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Illicit trafficking, theft of nuclear materials ‘a persistent problem,’ UN agency reports

Illicit trafficking, theft of nuclear materials ‘a persistent problem,’ UN agency reports

Illicit trafficking, theft and loss of nuclear and other radioactive materials remain “a persistent problem,” according to the United Nations agency entrusted with pre-empting nuclear and radiological terrorism and preventing proliferation.

More than 250 incidents involving unauthorized possession and related criminal activities, theft or loss of nuclear or other radioactive materials, and other activities such as unauthorized disposal of radioactive materials were reported to the UN International Atomic Energy Agency (IAEA) Illicit Trafficking Database (ITDB) last year, of which 150 occurred in 2006 and the rest mainly in 2005.

“Information reported to the ITDB shows a persistent problem with the illicit trafficking in nuclear and other radioactive materials, thefts, losses, and other unauthorized activities,” the latest ITDB report said.

Of the 150 incidents that occurred in 2006, 14 involved unauthorized possession and related criminal activities and can be described as illicit trafficking, containing such factors as illegal possession, movement, or attempts to illegally trade in the materials.

The majority of these incidents involved sealed radioactive sources and the materials included natural uranium, depleted uranium, and thorium.

In January 2007, Georgia reported to the ITDB an incident that occurred in February 2006 and involved the seizure of 79.5 grammes of 89 per cent-enriched uranium.

Another 85 incidents in 2006 involved thefts, losses or misrouting of nuclear or other radioactive materials. Thefts of such materials are of particular concern since they can be upstream evidence of illicit trafficking and are indicators of vulnerabilities in control and security systems. In about 73 per cent of cases, the lost or stolen materials have not been reportedly recovered.

Eight of these incidents involved high-risk “dangerous” radioactive sources that are classified as Category 2 and 3. Another 51 reported incidents involved various types of material recovery showing no direct evidence of criminal behaviour, such as detection of materials disposed of in an unauthorized way.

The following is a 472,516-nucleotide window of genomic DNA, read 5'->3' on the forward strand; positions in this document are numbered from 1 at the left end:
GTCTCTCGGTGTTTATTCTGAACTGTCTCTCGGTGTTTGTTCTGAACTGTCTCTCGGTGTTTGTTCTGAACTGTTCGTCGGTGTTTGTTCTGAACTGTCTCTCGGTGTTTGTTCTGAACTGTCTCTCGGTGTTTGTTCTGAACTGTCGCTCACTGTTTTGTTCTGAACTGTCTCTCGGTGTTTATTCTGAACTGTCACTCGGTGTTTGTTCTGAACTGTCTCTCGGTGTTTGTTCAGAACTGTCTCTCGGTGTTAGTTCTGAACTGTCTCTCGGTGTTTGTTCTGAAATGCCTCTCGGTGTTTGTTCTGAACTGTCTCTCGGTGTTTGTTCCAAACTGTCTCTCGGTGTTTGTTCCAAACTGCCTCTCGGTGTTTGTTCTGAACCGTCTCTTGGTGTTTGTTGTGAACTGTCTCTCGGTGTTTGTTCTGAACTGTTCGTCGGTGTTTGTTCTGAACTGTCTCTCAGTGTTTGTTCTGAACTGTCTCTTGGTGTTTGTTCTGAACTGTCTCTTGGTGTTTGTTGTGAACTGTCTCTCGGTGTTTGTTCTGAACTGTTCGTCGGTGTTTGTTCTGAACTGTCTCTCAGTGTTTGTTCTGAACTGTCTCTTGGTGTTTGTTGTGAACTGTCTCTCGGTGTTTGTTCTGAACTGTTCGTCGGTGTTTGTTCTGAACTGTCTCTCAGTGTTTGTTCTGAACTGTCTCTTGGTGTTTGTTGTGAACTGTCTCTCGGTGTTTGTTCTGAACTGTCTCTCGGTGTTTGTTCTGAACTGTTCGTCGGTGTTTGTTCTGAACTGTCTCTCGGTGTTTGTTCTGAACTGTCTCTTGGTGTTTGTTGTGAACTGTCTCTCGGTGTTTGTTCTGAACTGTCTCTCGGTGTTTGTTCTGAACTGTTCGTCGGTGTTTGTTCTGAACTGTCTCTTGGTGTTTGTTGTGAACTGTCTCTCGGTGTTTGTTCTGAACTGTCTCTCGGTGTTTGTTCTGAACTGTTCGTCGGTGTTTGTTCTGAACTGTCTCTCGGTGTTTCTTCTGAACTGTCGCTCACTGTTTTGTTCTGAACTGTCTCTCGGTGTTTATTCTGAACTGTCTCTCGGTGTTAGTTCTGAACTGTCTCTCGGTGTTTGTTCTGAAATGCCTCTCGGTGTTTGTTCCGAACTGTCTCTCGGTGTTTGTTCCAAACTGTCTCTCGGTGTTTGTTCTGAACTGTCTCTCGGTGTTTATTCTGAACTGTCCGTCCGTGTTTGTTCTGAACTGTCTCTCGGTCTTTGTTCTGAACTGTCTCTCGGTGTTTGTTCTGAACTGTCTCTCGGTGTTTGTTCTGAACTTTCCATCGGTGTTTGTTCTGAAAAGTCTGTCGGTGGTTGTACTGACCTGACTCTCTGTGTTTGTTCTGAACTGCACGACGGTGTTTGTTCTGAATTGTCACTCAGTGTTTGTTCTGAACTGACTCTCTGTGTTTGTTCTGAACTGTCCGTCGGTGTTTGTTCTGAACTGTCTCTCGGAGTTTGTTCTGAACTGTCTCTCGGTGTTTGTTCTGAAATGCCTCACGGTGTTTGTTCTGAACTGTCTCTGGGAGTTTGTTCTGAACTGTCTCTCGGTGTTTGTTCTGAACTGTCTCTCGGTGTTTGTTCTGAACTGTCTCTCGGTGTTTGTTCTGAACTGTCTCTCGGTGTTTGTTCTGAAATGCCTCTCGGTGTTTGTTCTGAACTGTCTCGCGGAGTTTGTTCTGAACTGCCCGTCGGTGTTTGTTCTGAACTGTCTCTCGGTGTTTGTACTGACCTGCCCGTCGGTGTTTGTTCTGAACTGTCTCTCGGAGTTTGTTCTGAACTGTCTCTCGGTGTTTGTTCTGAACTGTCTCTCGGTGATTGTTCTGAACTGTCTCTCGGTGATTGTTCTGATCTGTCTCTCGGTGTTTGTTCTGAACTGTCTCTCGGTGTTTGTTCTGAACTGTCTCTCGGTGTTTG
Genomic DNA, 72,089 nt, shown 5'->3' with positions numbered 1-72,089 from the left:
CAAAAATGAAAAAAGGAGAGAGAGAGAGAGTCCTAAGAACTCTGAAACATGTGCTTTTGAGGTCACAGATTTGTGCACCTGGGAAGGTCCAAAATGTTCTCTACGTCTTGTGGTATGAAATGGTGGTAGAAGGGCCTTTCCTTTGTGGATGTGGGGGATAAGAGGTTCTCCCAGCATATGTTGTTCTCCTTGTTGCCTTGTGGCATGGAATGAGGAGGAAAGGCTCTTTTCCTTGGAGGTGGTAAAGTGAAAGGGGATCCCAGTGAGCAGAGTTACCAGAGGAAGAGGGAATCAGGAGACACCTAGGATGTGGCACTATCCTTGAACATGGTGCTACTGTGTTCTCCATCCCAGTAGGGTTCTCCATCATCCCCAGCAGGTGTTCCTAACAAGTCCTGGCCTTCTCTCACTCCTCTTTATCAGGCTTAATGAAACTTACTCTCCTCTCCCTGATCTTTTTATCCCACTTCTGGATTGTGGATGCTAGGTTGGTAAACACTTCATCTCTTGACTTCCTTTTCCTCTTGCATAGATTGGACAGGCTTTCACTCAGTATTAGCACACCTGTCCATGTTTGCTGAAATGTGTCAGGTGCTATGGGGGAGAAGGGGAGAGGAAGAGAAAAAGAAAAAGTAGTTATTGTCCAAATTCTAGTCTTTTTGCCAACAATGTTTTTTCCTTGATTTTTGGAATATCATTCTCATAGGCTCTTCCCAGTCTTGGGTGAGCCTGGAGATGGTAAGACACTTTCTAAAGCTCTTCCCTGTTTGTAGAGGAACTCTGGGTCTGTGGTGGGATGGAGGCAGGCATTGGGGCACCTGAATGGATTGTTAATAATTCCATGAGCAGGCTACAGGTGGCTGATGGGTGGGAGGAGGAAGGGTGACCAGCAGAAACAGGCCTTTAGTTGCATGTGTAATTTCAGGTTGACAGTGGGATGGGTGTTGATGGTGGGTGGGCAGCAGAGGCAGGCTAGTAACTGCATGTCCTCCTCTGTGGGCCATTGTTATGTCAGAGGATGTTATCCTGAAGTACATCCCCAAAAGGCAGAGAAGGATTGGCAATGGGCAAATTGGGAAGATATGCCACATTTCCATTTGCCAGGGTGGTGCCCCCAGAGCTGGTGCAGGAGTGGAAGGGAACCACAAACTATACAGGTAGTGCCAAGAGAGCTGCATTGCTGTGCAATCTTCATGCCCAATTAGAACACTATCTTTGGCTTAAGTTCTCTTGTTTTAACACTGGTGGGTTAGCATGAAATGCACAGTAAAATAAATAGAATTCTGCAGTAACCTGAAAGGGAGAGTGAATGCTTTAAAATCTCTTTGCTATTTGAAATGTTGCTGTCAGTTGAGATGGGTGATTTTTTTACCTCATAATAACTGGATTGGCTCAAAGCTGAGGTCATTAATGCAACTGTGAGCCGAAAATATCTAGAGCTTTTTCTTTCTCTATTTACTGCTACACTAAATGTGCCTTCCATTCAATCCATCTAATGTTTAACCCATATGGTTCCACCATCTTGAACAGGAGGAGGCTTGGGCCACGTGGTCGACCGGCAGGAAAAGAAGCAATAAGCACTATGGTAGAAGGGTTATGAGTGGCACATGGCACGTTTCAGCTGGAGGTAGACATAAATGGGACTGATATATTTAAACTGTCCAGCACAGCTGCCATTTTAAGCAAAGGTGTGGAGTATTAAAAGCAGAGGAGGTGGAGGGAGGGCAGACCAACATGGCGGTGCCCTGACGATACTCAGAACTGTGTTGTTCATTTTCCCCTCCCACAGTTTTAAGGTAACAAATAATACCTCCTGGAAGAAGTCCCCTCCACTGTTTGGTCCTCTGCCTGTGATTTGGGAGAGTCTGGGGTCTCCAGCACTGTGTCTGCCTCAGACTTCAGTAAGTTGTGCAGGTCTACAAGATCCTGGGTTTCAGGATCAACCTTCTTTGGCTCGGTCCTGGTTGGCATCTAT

“Uncontrolled nuclear and other radioactive materials also are evidence of weaknesses in control and security measures. These could be exploited by those with a malicious intent,” the report noted.

As of 31 December2006, the ITDB contained 1,080 confirmed incidents reported by participating States since 1993, of which 275 involved unauthorized possession and related criminal activity, 332 involved theft or loss and 398 other unauthorized activities.

Past incidents of illicit trafficking involved seizures of kilogramme quantities of weapons-usable nuclear material, but most have involved very small quantities, the report said. “In some of these cases, there is a possibility that seized material was a sample of larger quantities available for illegal purchase or at risk of theft. If so, these materials pose a continuous potential security threat,” it added.

“Where information on motives is available, it indicates that profit seeking is the principal motive behind such events. Some cases, however, showed an indication of malicious intent.”

Currently, 96 States participate in the ITDB Programme. In some cases, non-participating Member States have provided information.